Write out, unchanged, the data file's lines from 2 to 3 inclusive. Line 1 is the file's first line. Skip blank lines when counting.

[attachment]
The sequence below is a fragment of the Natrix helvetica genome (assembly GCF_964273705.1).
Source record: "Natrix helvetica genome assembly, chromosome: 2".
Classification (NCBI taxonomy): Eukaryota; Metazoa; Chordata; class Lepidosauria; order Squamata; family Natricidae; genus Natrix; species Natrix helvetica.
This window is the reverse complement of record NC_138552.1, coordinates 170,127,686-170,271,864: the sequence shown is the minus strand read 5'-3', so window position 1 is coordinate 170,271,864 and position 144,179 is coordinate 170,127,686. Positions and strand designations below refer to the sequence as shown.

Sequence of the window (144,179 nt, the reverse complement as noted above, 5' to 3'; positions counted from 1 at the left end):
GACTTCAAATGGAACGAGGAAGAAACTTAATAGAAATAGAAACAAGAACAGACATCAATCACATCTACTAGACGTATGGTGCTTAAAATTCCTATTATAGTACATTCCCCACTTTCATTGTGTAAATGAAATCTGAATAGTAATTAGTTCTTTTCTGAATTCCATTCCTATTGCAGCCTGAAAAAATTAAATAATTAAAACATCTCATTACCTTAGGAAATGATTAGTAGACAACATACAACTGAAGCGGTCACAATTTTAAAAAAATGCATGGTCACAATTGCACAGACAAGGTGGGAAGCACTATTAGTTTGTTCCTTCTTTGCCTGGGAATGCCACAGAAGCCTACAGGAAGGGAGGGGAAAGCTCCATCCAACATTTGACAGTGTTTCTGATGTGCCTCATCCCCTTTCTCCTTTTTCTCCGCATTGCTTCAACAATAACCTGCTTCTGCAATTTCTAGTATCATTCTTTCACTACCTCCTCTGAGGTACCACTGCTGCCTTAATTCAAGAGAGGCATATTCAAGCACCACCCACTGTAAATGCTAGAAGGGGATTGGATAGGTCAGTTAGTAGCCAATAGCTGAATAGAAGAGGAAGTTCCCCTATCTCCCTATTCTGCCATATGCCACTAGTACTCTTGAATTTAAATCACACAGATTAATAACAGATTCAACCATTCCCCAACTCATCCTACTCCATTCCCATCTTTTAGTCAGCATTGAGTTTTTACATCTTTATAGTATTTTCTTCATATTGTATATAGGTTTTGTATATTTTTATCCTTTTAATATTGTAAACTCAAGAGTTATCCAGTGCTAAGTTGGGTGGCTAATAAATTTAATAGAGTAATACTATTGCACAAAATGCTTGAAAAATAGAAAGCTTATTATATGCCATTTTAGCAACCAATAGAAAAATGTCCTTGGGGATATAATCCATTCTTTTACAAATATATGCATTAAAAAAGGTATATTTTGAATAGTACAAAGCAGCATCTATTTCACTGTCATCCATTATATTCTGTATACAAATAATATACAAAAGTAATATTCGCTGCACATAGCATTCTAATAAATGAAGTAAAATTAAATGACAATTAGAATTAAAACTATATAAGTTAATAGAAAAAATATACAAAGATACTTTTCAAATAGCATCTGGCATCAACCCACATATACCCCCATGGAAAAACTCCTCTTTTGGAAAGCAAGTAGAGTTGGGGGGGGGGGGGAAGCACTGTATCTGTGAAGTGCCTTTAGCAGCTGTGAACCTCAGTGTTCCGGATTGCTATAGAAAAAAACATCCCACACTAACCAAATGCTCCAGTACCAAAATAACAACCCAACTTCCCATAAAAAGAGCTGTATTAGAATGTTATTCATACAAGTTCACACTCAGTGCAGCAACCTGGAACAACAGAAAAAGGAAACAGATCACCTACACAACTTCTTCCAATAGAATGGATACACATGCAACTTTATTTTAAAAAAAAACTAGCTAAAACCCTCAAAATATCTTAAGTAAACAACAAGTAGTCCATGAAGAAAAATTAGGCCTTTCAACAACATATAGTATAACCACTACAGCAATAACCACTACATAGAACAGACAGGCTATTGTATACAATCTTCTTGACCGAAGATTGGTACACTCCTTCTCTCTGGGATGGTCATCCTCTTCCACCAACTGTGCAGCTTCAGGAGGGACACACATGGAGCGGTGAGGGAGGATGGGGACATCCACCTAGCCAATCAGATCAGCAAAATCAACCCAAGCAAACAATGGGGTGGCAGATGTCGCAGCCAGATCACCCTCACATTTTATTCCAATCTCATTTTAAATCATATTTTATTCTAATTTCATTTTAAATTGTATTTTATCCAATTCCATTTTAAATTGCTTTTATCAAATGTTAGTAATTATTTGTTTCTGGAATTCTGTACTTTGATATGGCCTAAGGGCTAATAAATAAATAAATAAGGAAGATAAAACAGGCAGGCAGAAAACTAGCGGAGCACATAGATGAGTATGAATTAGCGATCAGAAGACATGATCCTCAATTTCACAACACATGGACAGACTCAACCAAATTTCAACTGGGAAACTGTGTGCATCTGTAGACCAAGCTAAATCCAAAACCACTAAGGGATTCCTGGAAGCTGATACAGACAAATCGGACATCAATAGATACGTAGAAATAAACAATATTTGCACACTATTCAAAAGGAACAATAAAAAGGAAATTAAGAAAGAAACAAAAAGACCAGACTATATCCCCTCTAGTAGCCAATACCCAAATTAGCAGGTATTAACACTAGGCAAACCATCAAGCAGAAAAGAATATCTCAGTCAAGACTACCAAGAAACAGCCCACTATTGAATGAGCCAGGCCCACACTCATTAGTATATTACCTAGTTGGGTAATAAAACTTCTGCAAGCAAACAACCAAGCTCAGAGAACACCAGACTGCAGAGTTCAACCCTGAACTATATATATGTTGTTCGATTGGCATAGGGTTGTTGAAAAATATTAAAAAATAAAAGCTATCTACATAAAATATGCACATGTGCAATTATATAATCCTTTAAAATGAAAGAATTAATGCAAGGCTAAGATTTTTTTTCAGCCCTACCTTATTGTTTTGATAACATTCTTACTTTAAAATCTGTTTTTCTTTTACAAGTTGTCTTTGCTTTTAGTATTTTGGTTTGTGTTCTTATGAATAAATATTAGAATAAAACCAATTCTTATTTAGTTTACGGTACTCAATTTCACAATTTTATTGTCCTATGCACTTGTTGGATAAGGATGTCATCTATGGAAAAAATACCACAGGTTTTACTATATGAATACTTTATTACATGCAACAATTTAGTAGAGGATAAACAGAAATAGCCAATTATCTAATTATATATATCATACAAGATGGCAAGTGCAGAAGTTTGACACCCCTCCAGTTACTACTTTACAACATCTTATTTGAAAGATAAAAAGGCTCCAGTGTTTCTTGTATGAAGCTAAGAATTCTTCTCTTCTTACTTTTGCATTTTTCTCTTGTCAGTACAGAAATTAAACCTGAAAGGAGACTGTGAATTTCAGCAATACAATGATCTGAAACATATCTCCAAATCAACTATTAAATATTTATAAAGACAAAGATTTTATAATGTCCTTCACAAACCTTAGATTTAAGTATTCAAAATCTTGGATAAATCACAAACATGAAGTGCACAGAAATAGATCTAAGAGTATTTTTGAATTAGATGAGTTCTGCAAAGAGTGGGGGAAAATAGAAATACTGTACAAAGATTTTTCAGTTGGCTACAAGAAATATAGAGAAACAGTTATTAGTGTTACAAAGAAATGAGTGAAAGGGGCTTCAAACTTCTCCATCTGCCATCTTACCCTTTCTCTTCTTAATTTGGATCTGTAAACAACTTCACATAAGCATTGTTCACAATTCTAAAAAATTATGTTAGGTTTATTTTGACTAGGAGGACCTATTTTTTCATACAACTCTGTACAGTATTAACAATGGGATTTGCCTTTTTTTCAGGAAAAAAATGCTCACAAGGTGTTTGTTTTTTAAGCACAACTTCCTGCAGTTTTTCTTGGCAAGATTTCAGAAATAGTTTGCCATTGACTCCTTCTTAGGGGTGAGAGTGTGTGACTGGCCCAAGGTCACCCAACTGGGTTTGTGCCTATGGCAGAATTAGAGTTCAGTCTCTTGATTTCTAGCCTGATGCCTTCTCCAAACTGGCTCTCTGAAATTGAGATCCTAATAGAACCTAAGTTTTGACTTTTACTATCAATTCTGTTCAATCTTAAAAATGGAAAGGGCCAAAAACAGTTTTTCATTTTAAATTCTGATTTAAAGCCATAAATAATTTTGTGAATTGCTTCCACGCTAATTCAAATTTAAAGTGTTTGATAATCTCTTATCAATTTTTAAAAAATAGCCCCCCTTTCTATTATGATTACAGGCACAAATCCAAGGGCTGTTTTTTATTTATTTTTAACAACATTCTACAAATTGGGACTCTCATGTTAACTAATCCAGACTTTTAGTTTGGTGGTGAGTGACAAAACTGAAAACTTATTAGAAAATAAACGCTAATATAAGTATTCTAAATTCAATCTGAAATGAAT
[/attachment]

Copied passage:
Source record: "Natrix helvetica genome assembly, chromosome: 2".
Classification (NCBI taxonomy): Eukaryota; Metazoa; Chordata; class Lepidosauria; order Squamata; family Natricidae; genus Natrix; species Natrix helvetica.